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tag:textures.posthaven.com,2013:Post/1332590 2018-10-15T17:10:43Z 2018-10-15T17:10:43Z Neural networks don’t understand what optical illusions are ]]> tag:textures.posthaven.com,2013:Post/1305119 2018-07-21T17:36:43Z 2018-07-21T17:36:43Z Solitons • exemplary lucid lecture on solitons
by Jeff Murugan

• Introduction to waves and solitons
Gabi

• Why are solitons stable?
Terence Tao



• Rogue Waves in the Ocean, Springer 2009
Christian Kharif, ‎Efim Pelinovsky, ‎Alexey Slunyaev


• Universal Peregrine soliton
http://members.femto-st.fr/john-dudley/en/news/new-paper-universal-peregrine-soliton-published-prl


• Spectral properties of the Peregrine soliton observed in a water wave tank 
A. Chabchoub, S. Neumann, N. P. Hoffmann, and N. Akhmediev
JOURNAL OF GEOPHYSICAL RESEARCH, VOL. 117 (2012)
https://agupubs.onlinelibrary.wiley.com/doi/pdf/10.1029/2011JC007671
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tag:textures.posthaven.com,2013:Post/1300606 2018-07-06T22:42:32Z 2018-07-06T22:42:32Z Synthesis Atmosphere: Chomaz’ mist machines

At LADHYX Polytechnique Paris (the MIT of France ) Jean-Marc Chomaz' Hydrodynamics lab has a wall-scale mist array with hundreds of straws to smooth and focus flow, plus fans driving mist over their water chambers in plexi modules. each module is about 50cm cube, one face w straws. entire wall is about 3m x 3m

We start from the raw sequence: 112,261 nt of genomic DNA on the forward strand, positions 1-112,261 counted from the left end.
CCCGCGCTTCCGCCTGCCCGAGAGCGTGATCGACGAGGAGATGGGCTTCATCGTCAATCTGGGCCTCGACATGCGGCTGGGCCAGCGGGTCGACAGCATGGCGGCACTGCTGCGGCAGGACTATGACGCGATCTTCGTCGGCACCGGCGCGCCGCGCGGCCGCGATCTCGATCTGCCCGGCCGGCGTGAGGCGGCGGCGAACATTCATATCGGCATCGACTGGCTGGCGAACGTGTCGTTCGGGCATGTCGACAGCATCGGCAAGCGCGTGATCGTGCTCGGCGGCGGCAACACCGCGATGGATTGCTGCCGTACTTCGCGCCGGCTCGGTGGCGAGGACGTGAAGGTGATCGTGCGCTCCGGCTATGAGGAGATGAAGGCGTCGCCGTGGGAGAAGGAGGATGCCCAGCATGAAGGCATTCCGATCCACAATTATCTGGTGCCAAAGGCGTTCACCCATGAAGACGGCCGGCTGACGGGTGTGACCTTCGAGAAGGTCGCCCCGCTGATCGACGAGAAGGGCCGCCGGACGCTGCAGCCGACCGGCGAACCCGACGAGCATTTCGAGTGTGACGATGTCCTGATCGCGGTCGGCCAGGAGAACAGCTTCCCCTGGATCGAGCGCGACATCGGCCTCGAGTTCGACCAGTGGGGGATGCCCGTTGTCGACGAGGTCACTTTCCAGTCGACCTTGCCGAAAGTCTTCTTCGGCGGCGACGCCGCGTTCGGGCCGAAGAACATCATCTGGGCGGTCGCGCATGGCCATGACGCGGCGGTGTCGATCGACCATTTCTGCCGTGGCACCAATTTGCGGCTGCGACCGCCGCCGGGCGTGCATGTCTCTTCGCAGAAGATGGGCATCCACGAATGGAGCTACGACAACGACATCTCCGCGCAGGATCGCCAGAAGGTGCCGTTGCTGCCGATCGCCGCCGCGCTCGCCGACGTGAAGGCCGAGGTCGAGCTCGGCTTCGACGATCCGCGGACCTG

it can puff out laminar flows of mist clear across a room about 6m or "discrete" person-sized letters.

it's bordered by fans that protect the formed mist from stray winds so that it can also work outdoors to some extent.

Chomaz and I thought we could collaborate by connecting his mist instruments to sc.

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Xin Wei Sha
tag:textures.posthaven.com,2013:Post/1283727 2018-05-15T12:37:59Z 2018-05-15T12:37:59Z Fwd: City Rhythm: Logbook of an Exploration
From Pinar Sefkatli (Universiteit van Amsterdam):

 research publication City Rhythm: Logbook of an Exploration.

 

City Rhythm research was started in 2016 by Prof. dr. Caroline Nevejan, in collaboration with AMS Institute, 6 Dutch cities (Den Haag, Rotterdam, Zaanstad, Zoetermeer, Helmond en Amsterdam), Amsterdam Health and Technology Institute (ahti) and with the students from LDE Minor Responsible Innovation. The research on rhythms in the physical world and in the data world showed that focusing on rhythm and on dynamics in neighbourhoods and in datasets creates new design spaces that can generate un-expected solutions.

 

Thanks to the research grant we received from the Dutch Scientific Research Organisation (NWO), the research will proceed for four more years. The next phase of the research, Designing Rhythms for Social Resilience, will focus on the South-East district of Amsterdam (Amsterdam Zuidoost). DRSR will explore more deeply the rhythms of the neighbourhood from architectural and data perspectives with a PhD researcher from both disciplines, with the main goal of making conclusions on social safety and resilience.

 

We hope that you find the findings of our research inspiring, and that you can get an idea about the upcoming research which will start on July 2018. The publication is also available online, which can be found on TU Delft Architecture Faculty’s books catalogue, BK Books